I haven’t quite nailed down a title for my cyberpunk novel, but the protagonist’s name is Serotonin Overload. (It’s not her real name, obviously. It’s a handle. A self-chosen sobriquet. A suggestive, not-quite description.)
My original choice was Xanax Shortage, but I feel like maybe I shouldn’t going messing with corporate trademarks in a novel that embraces deeply anti-corporate sentiment. Heh.
Serotonin Overload lives in Capital City, called Cap City by just about everyone who lives there, which is a hell of a lot of people. Millions, crammed into an urban sprawl akin to Night City or Megacity One, a massive future metropolis of megatowers and sky bridges and neon. Oh, the neon. There’s a lot of it.
She wasn’t born there. She comes from this weird little recluse community in the hills outside the City. Her people rejected modernity. They farm and raise livestock and prattle religious nonsense about how screens are the devil. She didn’t stick around, but lit out for the big city with the neon-drenched nights and the thirty-story holograms.
Sera, as her few friends know her, is a mess. She’s got this near-crippling anxiety. That’s the joke of her name, yeah? It’s weird to write panic attacks. Oh, I think I’ve got the details down. I’ve had some gnarly panic attacks of my own. Along with brain zaps, which I’ve decided Sera doesn’t share (she didn’t spend her twenties at the same parties I did).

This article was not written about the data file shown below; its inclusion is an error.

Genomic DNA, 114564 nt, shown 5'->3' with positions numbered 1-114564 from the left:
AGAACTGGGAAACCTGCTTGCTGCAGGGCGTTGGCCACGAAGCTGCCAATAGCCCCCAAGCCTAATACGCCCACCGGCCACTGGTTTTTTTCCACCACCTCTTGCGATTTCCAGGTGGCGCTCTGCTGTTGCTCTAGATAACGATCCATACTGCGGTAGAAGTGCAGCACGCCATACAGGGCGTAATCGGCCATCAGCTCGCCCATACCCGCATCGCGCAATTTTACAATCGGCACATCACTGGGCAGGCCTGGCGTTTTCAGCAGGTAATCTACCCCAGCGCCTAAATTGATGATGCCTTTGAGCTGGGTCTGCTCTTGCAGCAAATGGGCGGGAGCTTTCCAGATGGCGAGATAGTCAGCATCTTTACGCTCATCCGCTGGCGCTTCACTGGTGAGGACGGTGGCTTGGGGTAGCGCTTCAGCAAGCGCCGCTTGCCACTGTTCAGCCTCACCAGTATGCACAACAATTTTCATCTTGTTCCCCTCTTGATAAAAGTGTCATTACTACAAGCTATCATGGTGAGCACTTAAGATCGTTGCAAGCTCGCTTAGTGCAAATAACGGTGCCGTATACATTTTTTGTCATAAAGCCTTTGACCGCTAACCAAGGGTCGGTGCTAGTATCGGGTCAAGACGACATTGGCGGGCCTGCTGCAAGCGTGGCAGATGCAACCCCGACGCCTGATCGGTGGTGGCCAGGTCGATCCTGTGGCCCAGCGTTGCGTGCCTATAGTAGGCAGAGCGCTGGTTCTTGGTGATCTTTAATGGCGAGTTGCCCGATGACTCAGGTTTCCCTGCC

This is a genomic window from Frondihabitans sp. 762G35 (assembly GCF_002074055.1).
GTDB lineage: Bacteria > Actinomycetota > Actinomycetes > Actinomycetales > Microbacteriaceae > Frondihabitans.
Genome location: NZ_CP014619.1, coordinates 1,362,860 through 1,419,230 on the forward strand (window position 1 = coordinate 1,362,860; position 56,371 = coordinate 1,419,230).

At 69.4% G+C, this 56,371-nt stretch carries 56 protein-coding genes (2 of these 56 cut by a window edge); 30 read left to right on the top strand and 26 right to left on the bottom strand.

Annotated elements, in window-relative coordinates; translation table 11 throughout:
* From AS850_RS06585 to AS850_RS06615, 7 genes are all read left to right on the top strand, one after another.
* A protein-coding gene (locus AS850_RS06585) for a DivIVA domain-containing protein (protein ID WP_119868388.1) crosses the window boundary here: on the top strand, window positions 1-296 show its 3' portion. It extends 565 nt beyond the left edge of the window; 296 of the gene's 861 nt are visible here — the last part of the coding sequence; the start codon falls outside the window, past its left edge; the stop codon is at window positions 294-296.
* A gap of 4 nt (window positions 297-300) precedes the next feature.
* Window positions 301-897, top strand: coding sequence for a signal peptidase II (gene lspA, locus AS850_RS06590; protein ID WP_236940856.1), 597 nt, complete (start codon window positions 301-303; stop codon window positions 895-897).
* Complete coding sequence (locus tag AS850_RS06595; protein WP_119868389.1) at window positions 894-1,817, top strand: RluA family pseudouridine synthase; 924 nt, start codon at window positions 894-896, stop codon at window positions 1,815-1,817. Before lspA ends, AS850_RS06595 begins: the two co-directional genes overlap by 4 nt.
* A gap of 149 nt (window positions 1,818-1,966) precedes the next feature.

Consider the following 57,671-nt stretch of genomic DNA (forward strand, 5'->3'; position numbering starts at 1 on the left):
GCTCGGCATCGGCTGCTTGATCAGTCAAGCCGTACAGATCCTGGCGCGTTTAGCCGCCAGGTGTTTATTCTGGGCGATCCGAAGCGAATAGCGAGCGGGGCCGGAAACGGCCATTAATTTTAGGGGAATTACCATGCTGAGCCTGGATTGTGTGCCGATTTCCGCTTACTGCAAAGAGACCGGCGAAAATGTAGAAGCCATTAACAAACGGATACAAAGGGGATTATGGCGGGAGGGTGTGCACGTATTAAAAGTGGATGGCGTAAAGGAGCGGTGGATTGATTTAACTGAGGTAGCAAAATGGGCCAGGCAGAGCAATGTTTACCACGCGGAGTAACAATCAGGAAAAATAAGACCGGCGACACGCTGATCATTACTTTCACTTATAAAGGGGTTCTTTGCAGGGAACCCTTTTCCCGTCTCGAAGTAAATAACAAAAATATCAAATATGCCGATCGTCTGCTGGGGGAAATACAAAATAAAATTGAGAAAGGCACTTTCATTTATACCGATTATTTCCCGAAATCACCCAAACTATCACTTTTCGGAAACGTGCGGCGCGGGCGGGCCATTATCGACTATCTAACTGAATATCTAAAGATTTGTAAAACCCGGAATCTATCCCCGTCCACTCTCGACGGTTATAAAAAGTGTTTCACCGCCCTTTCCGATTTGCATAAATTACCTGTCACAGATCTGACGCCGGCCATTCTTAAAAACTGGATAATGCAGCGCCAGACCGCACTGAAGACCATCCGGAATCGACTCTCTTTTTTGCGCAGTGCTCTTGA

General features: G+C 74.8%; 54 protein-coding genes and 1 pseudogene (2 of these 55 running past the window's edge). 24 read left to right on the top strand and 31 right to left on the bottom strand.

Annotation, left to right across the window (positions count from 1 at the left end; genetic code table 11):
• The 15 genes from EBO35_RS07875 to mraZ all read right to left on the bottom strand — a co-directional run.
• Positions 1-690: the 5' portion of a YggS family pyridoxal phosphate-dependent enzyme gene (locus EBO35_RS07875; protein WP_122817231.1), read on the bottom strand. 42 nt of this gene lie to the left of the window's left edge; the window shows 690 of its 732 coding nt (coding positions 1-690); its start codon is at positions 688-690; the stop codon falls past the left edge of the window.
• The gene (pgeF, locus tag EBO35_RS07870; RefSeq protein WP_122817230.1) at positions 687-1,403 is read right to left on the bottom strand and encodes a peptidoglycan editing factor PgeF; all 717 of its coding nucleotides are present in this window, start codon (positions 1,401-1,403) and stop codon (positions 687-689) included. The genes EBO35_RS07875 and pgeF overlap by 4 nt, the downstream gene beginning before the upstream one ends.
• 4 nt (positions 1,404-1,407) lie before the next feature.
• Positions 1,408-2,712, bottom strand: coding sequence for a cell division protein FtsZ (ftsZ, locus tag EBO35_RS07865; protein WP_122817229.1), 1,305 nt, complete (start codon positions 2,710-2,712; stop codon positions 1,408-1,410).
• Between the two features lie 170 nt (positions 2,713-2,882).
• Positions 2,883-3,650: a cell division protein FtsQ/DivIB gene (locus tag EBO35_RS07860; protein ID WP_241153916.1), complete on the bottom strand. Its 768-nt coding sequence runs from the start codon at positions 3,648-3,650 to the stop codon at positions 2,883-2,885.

Anyway, it’s weird to write panic attacks because they feel so … self-indulgent, perhaps, once they’re over. Certainly not in the midst of one. That part is pretty awful. Dramatic, traumatic, and most entirely psychosomatic. Ha. Oh, look, perhaps you can even see how I don’t like talking about it. So imagine what it’s like to try and honestly portray it, the onset, the duration, the quivering aftermath.
Sera takes pills for her anxiety disorder, pills she’s always fumbling for in her pocket or scrambling to grab off the table. She thinks about the pills a lot. Needs them. Or does she?
See, I think Sera’s a lot tougher than she realizes. The pills are a necessary crutch, sure. They help. They blot down the incipient symptoms, jiggle her brain chemistry around to where the breathing comes a little easier and the heart doesn’t feel all explody and the skin can actually pick one, hot or cold, and not be this prickling, burning, freezing, shivering, sweating blanket wrapped too tightly around her. They perform this very important function, and without them that function wouldn’t be performed, but …
Sera gets through the hairy bits with her brains, and her bull-headed stubbornness. She bullshits her way through until she figures it out, and she’s a whole hell of a lot braver than she thinks she is. Crushed by anxiety, sure. But she doesn’t let it stop her, even when she can’t find her damn pills.
She’d better find them. She’s going to need those pills, along with all her obstinacy and quick-wittedness, because the city’s police are after her, operatives of the world government are interested in her whereabouts, and the solar system’s most notorious and feared terrorist has her in mind for a little job that needs doing…
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